- Associated Press - Tuesday, March 4, 2014

PIERRE, S.D. (AP) - South Dakota should take steps to keep guns out of the hands of people found to be mentally ill and a threat to themselves or others, a state Senate committee recommended Tuesday.

The Judiciary Committee voted 5-2 to endorse the measure after supporters said it would improve public safety while also giving people a chance to regain their right to possess firearms after their mental illnesses have been successfully treated.

The National Rifle Association, law enforcement organizations and an association representing gun dealers support the bill. Committee members said they were surprised no one testified against the measure Tuesday, because they have received dozens of messages prompted by another gun rights organization that opposes the bill.

Sen. Craig Tieszen, R-Rapid City, said the measure would be a small step toward curbing gun violence by preventing those who are found to be dangerously mentally ill from buying or possessing guns.

“We don’t want them to have easy access to firearms, do we? It’s not in their best interests,” said Tieszen, a former Rapid City police chief and a sponsor of the bill.

Under the measure, people who are involuntarily committed to a mental health facility after a county board finds them to be a danger to themselves or others would be added to the National Instant Criminal Background Check System. Licensed firearms dealers conduct a check through NICS to determine whether a customer is eligible to buy a gun, and county sheriffs check it to determine if people should get permits to carry concealed handguns.

People acquitted of crimes by reason of insanity or deemed mentally incompetent to stand trial also would be added to the national list of those not allowed to have guns.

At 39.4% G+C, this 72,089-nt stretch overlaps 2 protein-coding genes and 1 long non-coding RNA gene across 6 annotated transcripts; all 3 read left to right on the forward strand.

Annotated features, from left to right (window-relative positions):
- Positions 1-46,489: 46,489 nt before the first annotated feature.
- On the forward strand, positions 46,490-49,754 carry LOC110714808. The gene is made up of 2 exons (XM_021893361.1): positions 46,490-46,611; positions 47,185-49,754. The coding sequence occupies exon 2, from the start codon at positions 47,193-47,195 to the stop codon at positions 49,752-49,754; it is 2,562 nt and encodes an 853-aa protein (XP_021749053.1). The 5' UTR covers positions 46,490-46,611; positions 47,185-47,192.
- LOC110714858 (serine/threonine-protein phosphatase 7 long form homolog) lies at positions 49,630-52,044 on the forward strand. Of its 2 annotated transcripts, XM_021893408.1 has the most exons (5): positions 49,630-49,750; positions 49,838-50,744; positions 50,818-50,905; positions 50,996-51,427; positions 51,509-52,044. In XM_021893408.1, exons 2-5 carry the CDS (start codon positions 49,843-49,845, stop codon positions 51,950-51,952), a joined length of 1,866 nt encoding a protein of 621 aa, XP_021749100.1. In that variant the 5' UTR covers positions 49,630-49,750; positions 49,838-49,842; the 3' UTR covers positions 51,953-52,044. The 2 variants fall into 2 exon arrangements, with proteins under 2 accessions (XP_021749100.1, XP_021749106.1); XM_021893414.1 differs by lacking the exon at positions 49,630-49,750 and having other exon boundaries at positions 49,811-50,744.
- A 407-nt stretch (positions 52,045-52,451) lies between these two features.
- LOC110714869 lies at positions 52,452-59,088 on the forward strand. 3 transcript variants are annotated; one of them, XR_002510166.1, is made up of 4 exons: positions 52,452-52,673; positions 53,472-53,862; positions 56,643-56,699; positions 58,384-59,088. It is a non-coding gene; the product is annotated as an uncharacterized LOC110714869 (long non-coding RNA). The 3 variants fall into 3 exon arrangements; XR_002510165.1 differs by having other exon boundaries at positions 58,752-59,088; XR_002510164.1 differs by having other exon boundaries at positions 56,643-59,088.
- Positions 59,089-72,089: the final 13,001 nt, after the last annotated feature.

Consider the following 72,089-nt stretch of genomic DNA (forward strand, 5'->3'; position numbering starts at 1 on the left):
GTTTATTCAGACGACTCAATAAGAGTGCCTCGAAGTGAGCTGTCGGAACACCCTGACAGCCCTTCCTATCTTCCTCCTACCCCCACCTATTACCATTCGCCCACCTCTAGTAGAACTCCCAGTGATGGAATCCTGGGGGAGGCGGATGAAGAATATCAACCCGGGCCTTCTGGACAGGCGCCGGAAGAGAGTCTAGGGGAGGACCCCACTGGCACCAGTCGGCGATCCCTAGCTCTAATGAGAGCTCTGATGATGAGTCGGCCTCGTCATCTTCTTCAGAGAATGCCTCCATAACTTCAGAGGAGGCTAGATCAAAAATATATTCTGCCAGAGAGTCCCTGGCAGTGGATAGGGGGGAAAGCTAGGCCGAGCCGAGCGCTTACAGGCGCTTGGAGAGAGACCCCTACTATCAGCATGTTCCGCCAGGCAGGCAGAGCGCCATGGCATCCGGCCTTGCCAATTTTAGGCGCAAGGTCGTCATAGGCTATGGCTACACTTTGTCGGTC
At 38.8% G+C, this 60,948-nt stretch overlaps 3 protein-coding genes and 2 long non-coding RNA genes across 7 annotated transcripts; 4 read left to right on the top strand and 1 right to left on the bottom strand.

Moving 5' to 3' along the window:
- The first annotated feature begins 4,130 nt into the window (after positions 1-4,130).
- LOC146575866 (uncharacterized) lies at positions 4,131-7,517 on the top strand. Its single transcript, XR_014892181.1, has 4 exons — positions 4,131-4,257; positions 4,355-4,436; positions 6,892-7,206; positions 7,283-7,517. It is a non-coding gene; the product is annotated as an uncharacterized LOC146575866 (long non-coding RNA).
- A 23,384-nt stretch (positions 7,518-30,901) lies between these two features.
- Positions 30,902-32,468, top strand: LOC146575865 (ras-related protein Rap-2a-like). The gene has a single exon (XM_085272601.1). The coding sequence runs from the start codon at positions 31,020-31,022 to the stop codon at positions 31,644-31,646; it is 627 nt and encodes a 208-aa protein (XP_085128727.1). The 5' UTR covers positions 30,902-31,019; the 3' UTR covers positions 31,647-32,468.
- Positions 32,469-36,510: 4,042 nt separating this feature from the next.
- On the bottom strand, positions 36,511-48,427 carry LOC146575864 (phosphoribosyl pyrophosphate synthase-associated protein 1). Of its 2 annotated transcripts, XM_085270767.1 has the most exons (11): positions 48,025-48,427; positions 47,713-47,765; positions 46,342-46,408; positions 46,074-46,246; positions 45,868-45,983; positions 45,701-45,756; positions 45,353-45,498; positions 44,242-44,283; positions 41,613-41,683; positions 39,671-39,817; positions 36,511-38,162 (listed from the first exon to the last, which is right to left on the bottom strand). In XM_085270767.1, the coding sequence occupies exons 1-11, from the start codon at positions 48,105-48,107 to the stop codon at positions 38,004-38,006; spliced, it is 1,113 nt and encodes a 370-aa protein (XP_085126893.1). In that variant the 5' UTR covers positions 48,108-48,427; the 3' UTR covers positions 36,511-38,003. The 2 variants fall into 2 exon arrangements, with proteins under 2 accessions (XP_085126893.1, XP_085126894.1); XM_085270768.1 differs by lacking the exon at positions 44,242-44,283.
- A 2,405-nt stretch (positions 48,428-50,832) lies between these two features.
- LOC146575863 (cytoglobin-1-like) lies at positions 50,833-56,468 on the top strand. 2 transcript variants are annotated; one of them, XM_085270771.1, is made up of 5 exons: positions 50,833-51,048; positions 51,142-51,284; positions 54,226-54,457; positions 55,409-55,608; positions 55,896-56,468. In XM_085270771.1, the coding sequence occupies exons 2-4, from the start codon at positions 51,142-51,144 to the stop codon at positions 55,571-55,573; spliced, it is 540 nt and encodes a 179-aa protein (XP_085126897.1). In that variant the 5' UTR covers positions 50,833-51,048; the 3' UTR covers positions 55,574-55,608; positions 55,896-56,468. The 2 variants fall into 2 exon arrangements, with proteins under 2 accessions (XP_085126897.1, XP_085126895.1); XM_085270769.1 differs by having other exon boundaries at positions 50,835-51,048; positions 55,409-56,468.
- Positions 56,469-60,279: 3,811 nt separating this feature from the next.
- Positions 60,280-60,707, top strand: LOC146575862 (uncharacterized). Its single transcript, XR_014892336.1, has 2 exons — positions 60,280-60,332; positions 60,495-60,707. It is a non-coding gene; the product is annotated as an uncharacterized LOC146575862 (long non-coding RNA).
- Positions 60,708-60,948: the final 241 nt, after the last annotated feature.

After treatment, those people could ask a state judge to restore their right to have guns, and that court order would reported to the NICS system. The bill’s supporters said that would be an easier way to restore federal gun rights than the current practice of petitioning the federal Bureau of Alcohol, Tobacco, Firearms and Explosives.

Rep. Timothy Johns, R-Lead, said federal law prohibits convicted felons, drug offenders and others from having guns. South Dakota already reports criminal convictions to the NICS system but should join other states in reporting those ineligible to have guns because of dangerous mental illness, he said.

South Dakota Gun Owners and its national affiliate have opposed the measure, arguing it takes away gun rights from people who have not committed any crimes.

Sen. Jeff Monroe, R-Pierre, said he paid no attention to emails prompted by those groups. He said he had no problem with the bill’s intent, but voted against it because he believes too many people are being diagnosed with mental disorders and placed on prescription drugs.

Sen. Tim Begalka, R-Clear Lake, said he opposed the bill because it gives too much authority to the federal government and would discriminate against people with mental illnesses.

But Sen. Mike Vehle, R- Mitchell, said mass shootings around the nation frequently are committed by people with mental illnesses. He said a vote against the bill would be saying lawmakers think those with dangerous mental illnesses should be able to buy guns.

“I don’t want to have to explain that vote,” Vehle said.

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